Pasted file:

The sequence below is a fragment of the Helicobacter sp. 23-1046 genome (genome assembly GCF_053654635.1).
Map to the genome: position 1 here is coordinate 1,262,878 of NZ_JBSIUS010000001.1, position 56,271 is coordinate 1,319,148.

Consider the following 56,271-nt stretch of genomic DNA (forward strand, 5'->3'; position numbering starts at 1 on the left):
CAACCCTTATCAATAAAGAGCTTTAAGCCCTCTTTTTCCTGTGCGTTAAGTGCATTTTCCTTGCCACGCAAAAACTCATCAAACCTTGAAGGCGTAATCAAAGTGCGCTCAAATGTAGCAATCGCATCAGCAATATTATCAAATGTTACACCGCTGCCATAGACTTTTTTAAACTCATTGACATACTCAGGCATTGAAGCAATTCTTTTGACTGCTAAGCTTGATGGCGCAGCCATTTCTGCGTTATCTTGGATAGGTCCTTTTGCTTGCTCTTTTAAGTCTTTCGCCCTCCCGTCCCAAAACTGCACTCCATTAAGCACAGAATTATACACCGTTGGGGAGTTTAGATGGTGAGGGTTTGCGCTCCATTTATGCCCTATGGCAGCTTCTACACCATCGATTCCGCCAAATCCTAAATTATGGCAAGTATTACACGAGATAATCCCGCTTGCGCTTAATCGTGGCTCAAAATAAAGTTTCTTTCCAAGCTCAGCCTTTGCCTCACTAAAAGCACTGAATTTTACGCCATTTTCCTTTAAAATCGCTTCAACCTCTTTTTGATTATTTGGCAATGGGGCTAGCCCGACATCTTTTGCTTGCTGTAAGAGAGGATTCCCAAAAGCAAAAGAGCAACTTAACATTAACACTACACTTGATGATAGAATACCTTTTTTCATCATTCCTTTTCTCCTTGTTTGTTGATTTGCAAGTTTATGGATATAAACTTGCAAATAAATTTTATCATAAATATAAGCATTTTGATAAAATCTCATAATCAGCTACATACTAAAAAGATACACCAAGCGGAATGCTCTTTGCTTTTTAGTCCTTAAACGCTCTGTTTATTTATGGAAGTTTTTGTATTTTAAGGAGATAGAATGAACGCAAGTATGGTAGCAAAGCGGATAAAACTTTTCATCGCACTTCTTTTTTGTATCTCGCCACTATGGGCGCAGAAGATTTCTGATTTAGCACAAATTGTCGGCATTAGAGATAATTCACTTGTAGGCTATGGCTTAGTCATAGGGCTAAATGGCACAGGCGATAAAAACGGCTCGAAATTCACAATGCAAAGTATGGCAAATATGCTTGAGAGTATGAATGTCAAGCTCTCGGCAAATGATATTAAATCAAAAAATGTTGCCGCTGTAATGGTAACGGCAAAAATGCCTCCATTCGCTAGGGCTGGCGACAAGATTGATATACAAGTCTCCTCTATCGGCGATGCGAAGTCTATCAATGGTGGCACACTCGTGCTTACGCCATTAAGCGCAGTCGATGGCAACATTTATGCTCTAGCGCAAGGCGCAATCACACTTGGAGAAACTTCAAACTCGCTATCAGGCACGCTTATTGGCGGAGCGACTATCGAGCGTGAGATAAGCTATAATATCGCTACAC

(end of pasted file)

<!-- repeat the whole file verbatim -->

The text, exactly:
The sequence below is a fragment of the Helicobacter sp. 23-1046 genome (genome assembly GCF_053654635.1).
Map to the genome: position 1 here is coordinate 1,262,878 of NZ_JBSIUS010000001.1, position 56,271 is coordinate 1,319,148.

Consider the following 56,271-nt stretch of genomic DNA (forward strand, 5'->3'; position numbering starts at 1 on the left):
CAACCCTTATCAATAAAGAGCTTTAAGCCCTCTTTTTCCTGTGCGTTAAGTGCATTTTCCTTGCCACGCAAAAACTCATCAAACCTTGAAGGCGTAATCAAAGTGCGCTCAAATGTAGCAATCGCATCAGCAATATTATCAAATGTTACACCGCTGCCATAGACTTTTTTAAACTCATTGACATACTCAGGCATTGAAGCAATTCTTTTGACTGCTAAGCTTGATGGCGCAGCCATTTCTGCGTTATCTTGGATAGGTCCTTTTGCTTGCTCTTTTAAGTCTTTCGCCCTCCCGTCCCAAAACTGCACTCCATTAAGCACAGAATTATACACCGTTGGGGAGTTTAGATGGTGAGGGTTTGCGCTCCATTTATGCCCTATGGCAGCTTCTACACCATCGATTCCGCCAAATCCTAAATTATGGCAAGTATTACACGAGATAATCCCGCTTGCGCTTAATCGTGGCTCAAAATAAAGTTTCTTTCCAAGCTCAGCCTTTGCCTCACTAAAAGCACTGAATTTTACGCCATTTTCCTTTAAAATCGCTTCAACCTCTTTTTGATTATTTGGCAATGGGGCTAGCCCGACATCTTTTGCTTGCTGTAAGAGAGGATTCCCAAAAGCAAAAGAGCAACTTAACATTAACACTACACTTGATGATAGAATACCTTTTTTCATCATTCCTTTTCTCCTTGTTTGTTGATTTGCAAGTTTATGGATATAAACTTGCAAATAAATTTTATCATAAATATAAGCATTTTGATAAAATCTCATAATCAGCTACATACTAAAAAGATACACCAAGCGGAATGCTCTTTGCTTTTTAGTCCTTAAACGCTCTGTTTATTTATGGAAGTTTTTGTATTTTAAGGAGATAGAATGAACGCAAGTATGGTAGCAAAGCGGATAAAACTTTTCATCGCACTTCTTTTTTGTATCTCGCCACTATGGGCGCAGAAGATTTCTGATTTAGCACAAATTGTCGGCATTAGAGATAATTCACTTGTAGGCTATGGCTTAGTCATAGGGCTAAATGGCACAGGCGATAAAAACGGCTCGAAATTCACAATGCAAAGTATGGCAAATATGCTTGAGAGTATGAATGTCAAGCTCTCGGCAAATGATATTAAATCAAAAAATGTTGCCGCTGTAATGGTAACGGCAAAAATGCCTCCATTCGCTAGGGCTGGCGACAAGATTGATATACAAGTCTCCTCTATCGGCGATGCGAAGTCTATCAATGGTGGCACACTCGTGCTTACGCCATTAAGCGCAGTCGATGGCAACATTTATGCTCTAGCGCAAGGCGCAATCACACTTGGAGAAACTTCAAACTCGCTATCAGGCACGCTTATTGGCGGAGCGACTATCGAGCGTGAGATAAGCTATAATATCGCTACAC